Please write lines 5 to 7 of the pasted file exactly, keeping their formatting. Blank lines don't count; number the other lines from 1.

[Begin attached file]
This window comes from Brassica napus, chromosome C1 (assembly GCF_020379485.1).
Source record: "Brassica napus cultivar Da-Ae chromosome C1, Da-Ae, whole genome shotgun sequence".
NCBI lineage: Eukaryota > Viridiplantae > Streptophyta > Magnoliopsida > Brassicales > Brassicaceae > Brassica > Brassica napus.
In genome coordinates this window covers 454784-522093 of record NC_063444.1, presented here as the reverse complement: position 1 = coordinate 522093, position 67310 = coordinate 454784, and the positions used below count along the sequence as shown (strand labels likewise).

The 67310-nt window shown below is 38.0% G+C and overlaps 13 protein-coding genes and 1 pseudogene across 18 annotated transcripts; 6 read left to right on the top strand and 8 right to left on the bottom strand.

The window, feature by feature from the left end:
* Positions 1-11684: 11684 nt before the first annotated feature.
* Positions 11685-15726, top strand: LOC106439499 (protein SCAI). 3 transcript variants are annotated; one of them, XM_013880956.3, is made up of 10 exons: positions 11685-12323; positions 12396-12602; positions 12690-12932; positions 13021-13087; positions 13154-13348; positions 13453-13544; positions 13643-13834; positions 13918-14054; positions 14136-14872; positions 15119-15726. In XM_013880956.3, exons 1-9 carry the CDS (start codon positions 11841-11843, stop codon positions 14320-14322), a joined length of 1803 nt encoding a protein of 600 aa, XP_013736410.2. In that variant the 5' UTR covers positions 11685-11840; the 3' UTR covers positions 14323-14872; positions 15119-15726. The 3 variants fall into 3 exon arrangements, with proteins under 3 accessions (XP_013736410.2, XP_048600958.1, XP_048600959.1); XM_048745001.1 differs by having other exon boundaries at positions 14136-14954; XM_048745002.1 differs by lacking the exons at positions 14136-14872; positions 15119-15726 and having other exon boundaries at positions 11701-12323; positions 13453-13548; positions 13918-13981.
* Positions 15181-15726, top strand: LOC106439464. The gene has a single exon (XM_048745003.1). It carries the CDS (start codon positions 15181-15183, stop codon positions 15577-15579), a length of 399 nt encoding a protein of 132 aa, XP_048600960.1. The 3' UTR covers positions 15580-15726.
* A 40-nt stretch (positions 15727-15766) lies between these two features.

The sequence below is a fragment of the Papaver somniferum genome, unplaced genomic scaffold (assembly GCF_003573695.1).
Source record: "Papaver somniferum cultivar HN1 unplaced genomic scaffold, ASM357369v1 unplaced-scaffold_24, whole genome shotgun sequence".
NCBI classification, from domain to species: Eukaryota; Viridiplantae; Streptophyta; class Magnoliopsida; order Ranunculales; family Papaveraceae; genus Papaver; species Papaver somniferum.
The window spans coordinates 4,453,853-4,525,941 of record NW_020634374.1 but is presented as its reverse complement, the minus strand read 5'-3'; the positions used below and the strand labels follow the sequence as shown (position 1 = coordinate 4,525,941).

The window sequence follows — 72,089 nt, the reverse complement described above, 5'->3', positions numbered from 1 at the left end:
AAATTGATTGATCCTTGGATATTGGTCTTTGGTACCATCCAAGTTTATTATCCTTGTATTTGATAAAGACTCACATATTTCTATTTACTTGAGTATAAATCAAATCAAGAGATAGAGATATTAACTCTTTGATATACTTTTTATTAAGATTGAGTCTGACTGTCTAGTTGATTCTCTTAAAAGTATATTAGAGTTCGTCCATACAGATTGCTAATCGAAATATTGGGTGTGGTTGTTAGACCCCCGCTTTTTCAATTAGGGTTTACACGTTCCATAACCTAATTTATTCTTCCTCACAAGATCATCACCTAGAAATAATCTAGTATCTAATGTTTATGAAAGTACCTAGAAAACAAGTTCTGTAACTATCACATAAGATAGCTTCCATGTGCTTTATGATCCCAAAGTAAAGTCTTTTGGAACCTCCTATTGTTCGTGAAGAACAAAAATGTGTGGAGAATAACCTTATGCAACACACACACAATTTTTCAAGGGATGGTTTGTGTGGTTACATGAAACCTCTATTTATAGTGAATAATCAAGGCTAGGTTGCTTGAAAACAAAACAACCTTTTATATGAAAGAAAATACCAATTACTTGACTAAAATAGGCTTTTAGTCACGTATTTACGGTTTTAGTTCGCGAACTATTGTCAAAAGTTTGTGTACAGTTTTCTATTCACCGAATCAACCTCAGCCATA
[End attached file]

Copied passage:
The 67310-nt window shown below is 38.0% G+C and overlaps 13 protein-coding genes and 1 pseudogene across 18 annotated transcripts; 6 read left to right on the top strand and 8 right to left on the bottom strand.

The window, feature by feature from the left end:
* Positions 1-11684: 11684 nt before the first annotated feature.